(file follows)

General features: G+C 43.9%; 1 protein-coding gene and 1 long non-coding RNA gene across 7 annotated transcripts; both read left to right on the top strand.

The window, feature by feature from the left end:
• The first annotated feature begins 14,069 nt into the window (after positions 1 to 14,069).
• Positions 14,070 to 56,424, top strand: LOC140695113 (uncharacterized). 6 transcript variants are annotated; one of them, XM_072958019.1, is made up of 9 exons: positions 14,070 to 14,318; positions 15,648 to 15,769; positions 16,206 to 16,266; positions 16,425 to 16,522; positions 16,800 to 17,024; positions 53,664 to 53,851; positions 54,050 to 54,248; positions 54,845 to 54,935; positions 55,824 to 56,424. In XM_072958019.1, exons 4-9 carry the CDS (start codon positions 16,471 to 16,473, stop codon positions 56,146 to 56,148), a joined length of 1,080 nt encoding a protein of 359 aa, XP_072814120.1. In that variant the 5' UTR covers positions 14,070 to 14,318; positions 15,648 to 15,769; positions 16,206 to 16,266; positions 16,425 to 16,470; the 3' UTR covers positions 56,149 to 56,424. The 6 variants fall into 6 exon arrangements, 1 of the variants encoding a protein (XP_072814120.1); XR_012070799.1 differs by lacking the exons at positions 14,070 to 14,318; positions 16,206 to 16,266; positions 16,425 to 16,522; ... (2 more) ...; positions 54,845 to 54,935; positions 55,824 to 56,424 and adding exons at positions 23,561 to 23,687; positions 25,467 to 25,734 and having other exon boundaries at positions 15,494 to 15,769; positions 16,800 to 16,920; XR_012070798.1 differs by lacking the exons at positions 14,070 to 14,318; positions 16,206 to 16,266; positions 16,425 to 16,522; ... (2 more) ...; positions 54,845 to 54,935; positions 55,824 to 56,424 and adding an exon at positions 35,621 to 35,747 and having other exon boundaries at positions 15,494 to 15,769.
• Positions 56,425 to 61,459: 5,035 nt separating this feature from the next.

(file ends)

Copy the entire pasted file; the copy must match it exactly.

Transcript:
General features: G+C 43.9%; 1 protein-coding gene and 1 long non-coding RNA gene across 7 annotated transcripts; both read left to right on the top strand.

The window, feature by feature from the left end:
• The first annotated feature begins 14,069 nt into the window (after positions 1 to 14,069).
• Positions 14,070 to 56,424, top strand: LOC140695113 (uncharacterized). 6 transcript variants are annotated; one of them, XM_072958019.1, is made up of 9 exons: positions 14,070 to 14,318; positions 15,648 to 15,769; positions 16,206 to 16,266; positions 16,425 to 16,522; positions 16,800 to 17,024; positions 53,664 to 53,851; positions 54,050 to 54,248; positions 54,845 to 54,935; positions 55,824 to 56,424. In XM_072958019.1, exons 4-9 carry the CDS (start codon positions 16,471 to 16,473, stop codon positions 56,146 to 56,148), a joined length of 1,080 nt encoding a protein of 359 aa, XP_072814120.1. In that variant the 5' UTR covers positions 14,070 to 14,318; positions 15,648 to 15,769; positions 16,206 to 16,266; positions 16,425 to 16,470; the 3' UTR covers positions 56,149 to 56,424. The 6 variants fall into 6 exon arrangements, 1 of the variants encoding a protein (XP_072814120.1); XR_012070799.1 differs by lacking the exons at positions 14,070 to 14,318; positions 16,206 to 16,266; positions 16,425 to 16,522; ... (2 more) ...; positions 54,845 to 54,935; positions 55,824 to 56,424 and adding exons at positions 23,561 to 23,687; positions 25,467 to 25,734 and having other exon boundaries at positions 15,494 to 15,769; positions 16,800 to 16,920; XR_012070798.1 differs by lacking the exons at positions 14,070 to 14,318; positions 16,206 to 16,266; positions 16,425 to 16,522; ... (2 more) ...; positions 54,845 to 54,935; positions 55,824 to 56,424 and adding an exon at positions 35,621 to 35,747 and having other exon boundaries at positions 15,494 to 15,769.
• Positions 56,425 to 61,459: 5,035 nt separating this feature from the next.